Our goal is to foster a community of people who are focused on spreading ideas within their existing groups of friends on Facebook, Twitter, Tumblr, Pinterest, and wherever else. So if you've got something burning to say about one of the videos or graphics you see on Upworthy, share it on social media and start the conversation there.
If you want to suggest content, tweet it at us (@Upworthy). For media inquiries, email email@example.com. To discuss partnership or business development, email firstname.lastname@example.org. If you want to give us feedback on the site, email us at email@example.com. We're a small team, so we can't promise we'll get back to you, but we will read everything (as long as it's not sent by a spam bot).
Thanks for asking, imaginary interlocutor! Here's a message from our founders addressing this very question:
Our mission at Upworthy is to elevate and draw attention to the issues that really matter — from gay marriage to body image to global poverty — through irresistible social media. You should judge us by how good a job we're doing at that. And please do, sincerely—we want you to hold us to that standard. Send us feedback on how we're doing, anytime.
For mission-driven organizations working in a business like lead generation, where you're very tangibly and concretely building organizing power to create change, whom you work with is a moral decision. We promise that we'll never do lead generation/membership-building work with groups that we don't believe are, on balance, creating positive social change.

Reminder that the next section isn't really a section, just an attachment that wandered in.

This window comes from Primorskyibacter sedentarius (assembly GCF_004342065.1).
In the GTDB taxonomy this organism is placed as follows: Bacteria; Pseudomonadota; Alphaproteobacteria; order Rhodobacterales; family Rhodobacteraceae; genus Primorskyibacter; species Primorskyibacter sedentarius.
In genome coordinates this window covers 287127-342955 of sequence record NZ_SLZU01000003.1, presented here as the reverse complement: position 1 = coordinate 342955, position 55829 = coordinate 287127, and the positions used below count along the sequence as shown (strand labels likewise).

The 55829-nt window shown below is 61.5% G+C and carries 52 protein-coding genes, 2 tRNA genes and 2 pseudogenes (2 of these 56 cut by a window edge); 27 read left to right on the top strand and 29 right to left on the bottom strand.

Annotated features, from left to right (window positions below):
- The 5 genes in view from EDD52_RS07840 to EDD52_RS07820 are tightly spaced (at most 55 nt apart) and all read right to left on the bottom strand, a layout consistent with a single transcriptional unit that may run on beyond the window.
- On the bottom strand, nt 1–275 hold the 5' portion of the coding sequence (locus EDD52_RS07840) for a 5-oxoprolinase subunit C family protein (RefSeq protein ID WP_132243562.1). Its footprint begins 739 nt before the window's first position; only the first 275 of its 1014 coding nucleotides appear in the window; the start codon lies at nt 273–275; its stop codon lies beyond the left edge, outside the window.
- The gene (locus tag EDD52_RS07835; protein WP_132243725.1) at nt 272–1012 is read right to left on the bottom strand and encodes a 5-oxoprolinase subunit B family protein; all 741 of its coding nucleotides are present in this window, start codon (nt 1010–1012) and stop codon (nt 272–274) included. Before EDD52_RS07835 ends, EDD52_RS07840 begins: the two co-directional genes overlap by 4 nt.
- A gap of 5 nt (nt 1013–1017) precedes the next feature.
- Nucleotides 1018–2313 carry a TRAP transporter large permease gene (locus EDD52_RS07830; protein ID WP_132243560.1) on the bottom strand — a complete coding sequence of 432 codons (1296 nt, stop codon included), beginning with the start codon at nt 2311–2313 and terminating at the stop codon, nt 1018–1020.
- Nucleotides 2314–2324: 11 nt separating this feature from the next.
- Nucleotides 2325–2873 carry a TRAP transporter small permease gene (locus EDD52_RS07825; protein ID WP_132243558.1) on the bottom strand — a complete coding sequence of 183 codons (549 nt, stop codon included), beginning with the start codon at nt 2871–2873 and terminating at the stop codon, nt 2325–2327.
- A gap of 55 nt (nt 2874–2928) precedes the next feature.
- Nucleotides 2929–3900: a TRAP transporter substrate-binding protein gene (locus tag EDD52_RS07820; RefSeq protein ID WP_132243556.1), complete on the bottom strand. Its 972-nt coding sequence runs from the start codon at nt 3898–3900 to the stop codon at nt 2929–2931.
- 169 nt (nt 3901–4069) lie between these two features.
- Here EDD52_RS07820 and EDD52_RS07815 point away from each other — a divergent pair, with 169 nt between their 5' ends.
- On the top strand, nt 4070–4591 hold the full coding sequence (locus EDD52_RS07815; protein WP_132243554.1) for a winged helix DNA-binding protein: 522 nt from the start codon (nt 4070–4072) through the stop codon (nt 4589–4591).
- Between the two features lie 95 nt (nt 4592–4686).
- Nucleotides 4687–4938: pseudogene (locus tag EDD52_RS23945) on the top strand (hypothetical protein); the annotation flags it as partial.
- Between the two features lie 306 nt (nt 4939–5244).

The "on balance" part is important, because we actually almost never agree with everything any group does. And there are tons of places where people of good faith can differ. Do religious organizations that feed hundreds of thousands of low-income folks but also oppose gay marriage do more good or harm? What about groups taking unpopular stances on issues that go against movement orthodoxy, but we believe to be honestly worth exploring? How should we think about non-profits that have great missions but lack compelling theories of change? These aren't easy questions.
So we're not pledging to make everyone happy with our choices of whom to work with and whom not to. But we promise to make those decisions with integrity, making sure we truly believe all of our membership-building partners are creating positive change.
Also worth noting up front: We think there are different rules for display advertising (which we don't currently offer or plan to offer). Almost all media sites — even mission-driven media sites with a clear point of view — host ads from all sorts of corporations and others who hold points of view they disagree with. The standard there is to maintain a clear line between advertisers and editorial so that advertisers don't influence editorial coverage, nor does editorial approve/veto advertising. There, the tradition is set and no endorsement is implied. If we were to go in that direction, we'd probably follow a similar path. But we believe paid membership growth is different.
We welcome feedback and input — email us with thoughts.
– Eli Pariser and Peter Koechley, co-founders